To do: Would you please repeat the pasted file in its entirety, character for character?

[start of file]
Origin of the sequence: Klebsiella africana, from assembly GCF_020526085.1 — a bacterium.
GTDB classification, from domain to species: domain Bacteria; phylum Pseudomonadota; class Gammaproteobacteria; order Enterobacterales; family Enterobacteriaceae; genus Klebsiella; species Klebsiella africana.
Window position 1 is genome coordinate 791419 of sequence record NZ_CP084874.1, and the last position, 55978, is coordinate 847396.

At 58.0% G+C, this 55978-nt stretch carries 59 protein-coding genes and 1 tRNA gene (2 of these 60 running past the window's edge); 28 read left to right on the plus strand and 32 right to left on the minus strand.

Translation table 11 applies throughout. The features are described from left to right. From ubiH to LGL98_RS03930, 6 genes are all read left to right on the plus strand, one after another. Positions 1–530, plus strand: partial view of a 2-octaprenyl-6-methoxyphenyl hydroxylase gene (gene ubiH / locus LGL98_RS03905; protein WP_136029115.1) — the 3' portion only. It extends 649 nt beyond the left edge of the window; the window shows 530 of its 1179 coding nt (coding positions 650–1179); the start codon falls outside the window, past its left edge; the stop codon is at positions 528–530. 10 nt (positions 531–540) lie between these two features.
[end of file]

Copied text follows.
Origin of the sequence: Klebsiella africana, from assembly GCF_020526085.1 — a bacterium.
GTDB classification, from domain to species: domain Bacteria; phylum Pseudomonadota; class Gammaproteobacteria; order Enterobacterales; family Enterobacteriaceae; genus Klebsiella; species Klebsiella africana.
Window position 1 is genome coordinate 791419 of sequence record NZ_CP084874.1, and the last position, 55978, is coordinate 847396.

At 58.0% G+C, this 55978-nt stretch carries 59 protein-coding genes and 1 tRNA gene (2 of these 60 running past the window's edge); 28 read left to right on the plus strand and 32 right to left on the minus strand.

Translation table 11 applies throughout. The features are described from left to right. From ubiH to LGL98_RS03930, 6 genes are all read left to right on the plus strand, one after another. Positions 1–530, plus strand: partial view of a 2-octaprenyl-6-methoxyphenyl hydroxylase gene (gene ubiH / locus LGL98_RS03905; protein WP_136029115.1) — the 3' portion only. It extends 649 nt beyond the left edge of the window; the window shows 530 of its 1179 coding nt (coding positions 650–1179); the start codon falls outside the window, past its left edge; the stop codon is at positions 528–530. 10 nt (positions 531–540) lie between these two features.